Back in my room, coming down from a ginger beer sugar spike, I watched Martin Clunes in "A Man and His Dogs" as he travelled the world to find out why he liked his dogs., then settled into an hour or so of sleepy channel surfing, most notably War of the Worlds starring Judi Dench as misanthropic Mrs Brown and Hugh Laurie as a misanthropic doctor dealing with misanthropic aliens zapping Tom Cruise's neighbourhood.  Good night.

Saturday, December 27, 2008

Munsonstemning

It's not uncommon to have the boys vying for my attention in the morning, especially if Bondi has elected to sleep in my room before Munson has settled down in his regular crevice between bed and window. In this case it's not so much vying as trying as Bondi simply wants to keep Munson away from me.


[If you see a message saying this video is no longer available, just click again on the playback area to see it directly on YouTube.]

This morning I was woken by Munson's plaintive yodelling and was somehow prompted to grab my camera off the bedside table, drop it onto the edge of the bed facing the doorway, and spun it into movie mode. I rolled over and somehow managed to return to sleep through the mix of Munson's vocals and Bondi's heavy breathing, both overlaid on the recording of Australian native-birds and lute that I have as my weekend wakeup music.


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After showering, I was surprised to find both of them sitting on the bed. I've not seen them sitting together like this since Munson's first night home some six months ago. Bondi rarely gets on the bed while I'm around, saving it for his refuge when I've left him home for the day.

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Sunday, December 21, 2008

Haida Manga: Flight of the Malamute.

Munson learns the art of blogging

Munson learns the art of blogging

One significant date slipped through this week - the first anniversary of Bondi and I returning to Sydney. Whoa, where did that year go? It did at least spur me to breaking ground on writing a book about our adventures, and I'm quite pleased with the polished draft of a prologue. Now to put head down and structure the entire tale.*

A few days later we marked 6 months of Munson in our hairy household: at 8 months he's just passed the 40kg (~90lb) mark.

I've made some conceptual progress on a tattoo based on number one son. I've struggled with getting the right visual style, since I didn't want to go with a regular portrait. I visited Kaleidoscope Tattoo near Bondi Beach and checked through their gallery. In the process I happened across a picture of a killer whale executed by an artist in the Haida tradition, a couple of examples of which I've collected below.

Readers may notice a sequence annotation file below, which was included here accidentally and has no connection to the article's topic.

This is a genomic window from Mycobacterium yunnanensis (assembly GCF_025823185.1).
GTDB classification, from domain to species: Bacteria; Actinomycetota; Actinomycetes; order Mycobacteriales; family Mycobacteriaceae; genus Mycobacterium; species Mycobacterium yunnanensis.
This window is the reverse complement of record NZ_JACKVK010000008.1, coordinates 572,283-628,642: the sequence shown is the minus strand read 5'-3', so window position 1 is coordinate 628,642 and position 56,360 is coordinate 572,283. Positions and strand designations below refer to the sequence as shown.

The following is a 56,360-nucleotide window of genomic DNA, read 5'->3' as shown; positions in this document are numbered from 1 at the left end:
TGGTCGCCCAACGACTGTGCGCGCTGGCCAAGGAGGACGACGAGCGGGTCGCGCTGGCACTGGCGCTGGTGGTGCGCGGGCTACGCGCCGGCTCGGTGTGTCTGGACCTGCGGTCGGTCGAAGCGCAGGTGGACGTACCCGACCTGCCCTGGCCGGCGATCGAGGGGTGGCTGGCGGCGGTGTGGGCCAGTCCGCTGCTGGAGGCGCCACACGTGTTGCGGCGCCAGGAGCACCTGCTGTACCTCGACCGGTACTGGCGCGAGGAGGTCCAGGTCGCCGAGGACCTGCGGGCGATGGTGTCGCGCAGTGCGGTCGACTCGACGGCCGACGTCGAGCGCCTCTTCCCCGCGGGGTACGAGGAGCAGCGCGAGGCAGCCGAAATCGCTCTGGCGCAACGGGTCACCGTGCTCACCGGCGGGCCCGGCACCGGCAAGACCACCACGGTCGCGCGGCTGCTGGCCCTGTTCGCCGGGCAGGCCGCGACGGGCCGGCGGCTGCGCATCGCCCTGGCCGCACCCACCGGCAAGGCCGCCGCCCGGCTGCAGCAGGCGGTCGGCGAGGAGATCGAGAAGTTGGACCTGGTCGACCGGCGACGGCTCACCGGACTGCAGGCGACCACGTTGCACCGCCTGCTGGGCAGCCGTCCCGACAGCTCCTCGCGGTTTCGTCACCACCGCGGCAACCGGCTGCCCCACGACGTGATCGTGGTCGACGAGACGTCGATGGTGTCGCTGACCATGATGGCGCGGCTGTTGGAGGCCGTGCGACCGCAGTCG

whale_magnet whale (WW Planetarium) Flight of the Hummingbird

Vancouver Aquarium - Stanley Park

I was immediately reminded of this picture I took of Bondi outside the Vancouver Aquarium in Stanley Park on our first road trip in 2002. The orca statue is "Chief of the Undersea World" by Bill Reid.

The Haida are an indigenous nation stretched out from Alaska down to British Columbia, and as such provide a link between the source of Bondi's breed and his birthplace.

Researching further, I found the works of contemporary artists shown at the House of the Spirit Bear Gallery, and the Haida Manga  of Michael Nicoll Yahgulanaas [MNY]. I was quite enchanted by the animal figures he executed for the recent book Flight of the Hummingbird, which I was able to pick up at one of my local bookstores.

So, the narrative language and tradition that I was looking for I found realised in this style of work. Very exciting! The next step is commissioning the actual artwork. More news as it comes to hand.


Some blog housekeeping: I fixed the LABEL CLOUD in the left column which went missing when I changed the blog template to a wider version.


*The New Canterbury Tails: Prologue to the Dog who needed a Bath's tale.

Friday, December 12, 2008

At the end of the leash is the joy in your heart*

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I decided to maximise the effect of our recent (current!) wet weather on my lawns with a top-dressing of rooster-poo. Munson, puppy connoisseur of all things stinky, reacted by trying to eat a hole in the front lawn, and came to tell me about it with noisesome breath, as if his blackened paws were not enough of a hint that he had had an attack of the Jamie Duries.

While Bondi is mostly happy to snooze on the porch or increasingly, in a space-defying spot behind the living room armchair that thunder and puppies can't reach, Munson needs to burn off some speed every day. Given Marrickville Council's current war on pet-owners, that means driving to another precinct.

Today we headed to hot and/or wet-weather favourite Lumiere cafe in Surry Hills, as it's one of the few places within miles that has under-cover outdoor seating - not to mention great coffee and and staff who adore Bondi and Munson. Bondi was sitting half out into the rain, so I sheltered him with one of the stools (as shown above) - which helps him with his Henny-Penny complex. I think Munson has picked this up from him - he's recently taken to sleeping with his head under my bed. Last night this meant that I had to endure his vapeurs de poo de coq